Driftwood sculptures

A driftwood sculpture sports a mask and appears to be practicing social distancing Saturday evening in Joe Treat’s yard off Worline Road in Bow. Treat has spent the past several years building and displaying eye-catching sculptures made of found driftwood he collects.

BOW — If you’ve driven down Worline Road and slammed on your brakes because you swear you just passed a camel made of driftwood wearing a face mask, then you’ve seen Joe Treat’s recent handiwork.

The camel, which is practicing social distancing in a yard with an elephant and a zombie, got the mask because it’s closest to the road.

“It’s kind of a crazy yard filled with crazy art,” said the 67-year-old Treat, a semiretired insurance agent. “I just discovered I had this talent about four years ago. I did this triceratops out in my yard and it drew a lot of attention.”

So much attention that Treat soon had people knocking on his door to ask about his creations. He is currently working on a dachshund, owl and a beaver.

Treat has produced about 51 pieces, 15 of which are prominently displayed in his front yard while others have been sold.

“I have pieces in the sculpture garden and the city of Anacortes even bought my giraffe,” he said.

His biggest work is a full-sized elephant, which was recently joined by a tyrannosaurus rex.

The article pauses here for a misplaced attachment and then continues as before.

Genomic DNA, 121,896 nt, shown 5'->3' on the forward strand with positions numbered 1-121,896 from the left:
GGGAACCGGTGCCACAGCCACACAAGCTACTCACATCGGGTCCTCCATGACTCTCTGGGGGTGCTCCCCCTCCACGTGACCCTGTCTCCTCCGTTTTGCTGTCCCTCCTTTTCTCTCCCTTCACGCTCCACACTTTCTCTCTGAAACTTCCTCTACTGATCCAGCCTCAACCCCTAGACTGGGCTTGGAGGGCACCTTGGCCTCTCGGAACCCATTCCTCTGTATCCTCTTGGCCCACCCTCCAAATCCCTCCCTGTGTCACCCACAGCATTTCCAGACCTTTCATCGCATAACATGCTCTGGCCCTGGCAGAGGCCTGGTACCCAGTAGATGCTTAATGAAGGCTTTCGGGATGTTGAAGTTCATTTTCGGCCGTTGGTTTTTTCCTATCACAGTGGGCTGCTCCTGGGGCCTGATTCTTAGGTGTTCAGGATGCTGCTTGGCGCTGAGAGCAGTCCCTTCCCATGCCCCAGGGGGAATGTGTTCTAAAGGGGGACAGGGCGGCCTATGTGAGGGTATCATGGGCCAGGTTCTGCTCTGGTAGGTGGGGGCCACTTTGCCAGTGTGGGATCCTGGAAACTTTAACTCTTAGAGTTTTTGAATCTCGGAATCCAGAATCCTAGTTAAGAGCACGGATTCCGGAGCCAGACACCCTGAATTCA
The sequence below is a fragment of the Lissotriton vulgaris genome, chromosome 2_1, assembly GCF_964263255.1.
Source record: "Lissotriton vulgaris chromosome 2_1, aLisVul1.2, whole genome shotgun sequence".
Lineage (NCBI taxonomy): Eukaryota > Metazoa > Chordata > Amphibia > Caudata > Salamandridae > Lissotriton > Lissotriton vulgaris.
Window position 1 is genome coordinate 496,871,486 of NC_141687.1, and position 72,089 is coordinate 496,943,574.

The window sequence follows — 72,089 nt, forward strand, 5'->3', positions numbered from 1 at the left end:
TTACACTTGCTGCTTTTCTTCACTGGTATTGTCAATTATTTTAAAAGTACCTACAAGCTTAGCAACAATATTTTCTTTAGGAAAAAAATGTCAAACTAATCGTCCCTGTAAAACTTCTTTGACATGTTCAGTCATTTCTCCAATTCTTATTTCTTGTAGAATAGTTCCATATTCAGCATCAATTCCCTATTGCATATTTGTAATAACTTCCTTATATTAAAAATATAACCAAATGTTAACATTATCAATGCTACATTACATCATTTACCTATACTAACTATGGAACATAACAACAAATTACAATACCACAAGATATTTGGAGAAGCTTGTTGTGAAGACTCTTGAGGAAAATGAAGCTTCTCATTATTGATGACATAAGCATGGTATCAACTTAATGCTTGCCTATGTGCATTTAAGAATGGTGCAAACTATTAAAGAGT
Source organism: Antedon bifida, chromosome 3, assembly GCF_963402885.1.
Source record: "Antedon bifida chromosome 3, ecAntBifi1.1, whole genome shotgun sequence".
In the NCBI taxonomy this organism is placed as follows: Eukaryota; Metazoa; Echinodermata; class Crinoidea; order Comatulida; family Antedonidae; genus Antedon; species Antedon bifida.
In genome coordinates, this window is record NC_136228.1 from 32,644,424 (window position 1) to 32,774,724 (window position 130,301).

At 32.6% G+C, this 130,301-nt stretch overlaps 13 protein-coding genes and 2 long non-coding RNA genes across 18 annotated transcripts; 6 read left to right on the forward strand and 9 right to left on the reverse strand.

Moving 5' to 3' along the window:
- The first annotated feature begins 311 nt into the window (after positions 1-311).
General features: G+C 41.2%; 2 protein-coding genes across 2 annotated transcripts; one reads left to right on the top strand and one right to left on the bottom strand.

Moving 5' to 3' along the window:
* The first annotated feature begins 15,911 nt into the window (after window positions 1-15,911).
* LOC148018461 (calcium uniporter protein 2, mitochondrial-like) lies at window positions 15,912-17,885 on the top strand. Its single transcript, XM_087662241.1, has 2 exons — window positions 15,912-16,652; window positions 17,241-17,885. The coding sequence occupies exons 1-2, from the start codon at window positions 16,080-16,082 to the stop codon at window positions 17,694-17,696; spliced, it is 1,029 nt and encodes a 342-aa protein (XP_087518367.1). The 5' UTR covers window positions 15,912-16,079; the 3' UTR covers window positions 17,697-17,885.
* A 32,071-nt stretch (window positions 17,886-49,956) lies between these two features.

Treat also just finished his ninth sculpture of a heron. He uses a torch to bring out the grain in the driftwood, replicating the bird’s feathers.

Treat often begins a sculpture, then steps back for a couple of days in order to get his bearings before continuing.

“Sometimes I have to go to the beach to get some parts,” he said. “And I’ve got a big boneyard out back I can draw from.”

There is a method to his madness when it comes to piecing together his sculptures.

“Sometimes, I go out looking for arms and legs,” he said. “And sometimes, I will see a piece that just stands out.”

That was the case with the zombie. Treat found a piece of driftwood that resembled a brain, and it wasn’t long before the zombie — brain and all — was emerging from his lawn.

He often receives calls from folks with beachfront properties who offer him driftwood. He also goes high-tech, using Google Earth to zoom in on specific lengths of beach in search of material.

The process all starts with a frame — metal skeleton, complete with vertebrae — to which Treat attaches the driftwood with deck screws, or if it’s a real big project, threaded bolts.

“I’m having the time of my life right now,” Treat said. “I don’t want it to become a job. I don’t want to lose my joy.”

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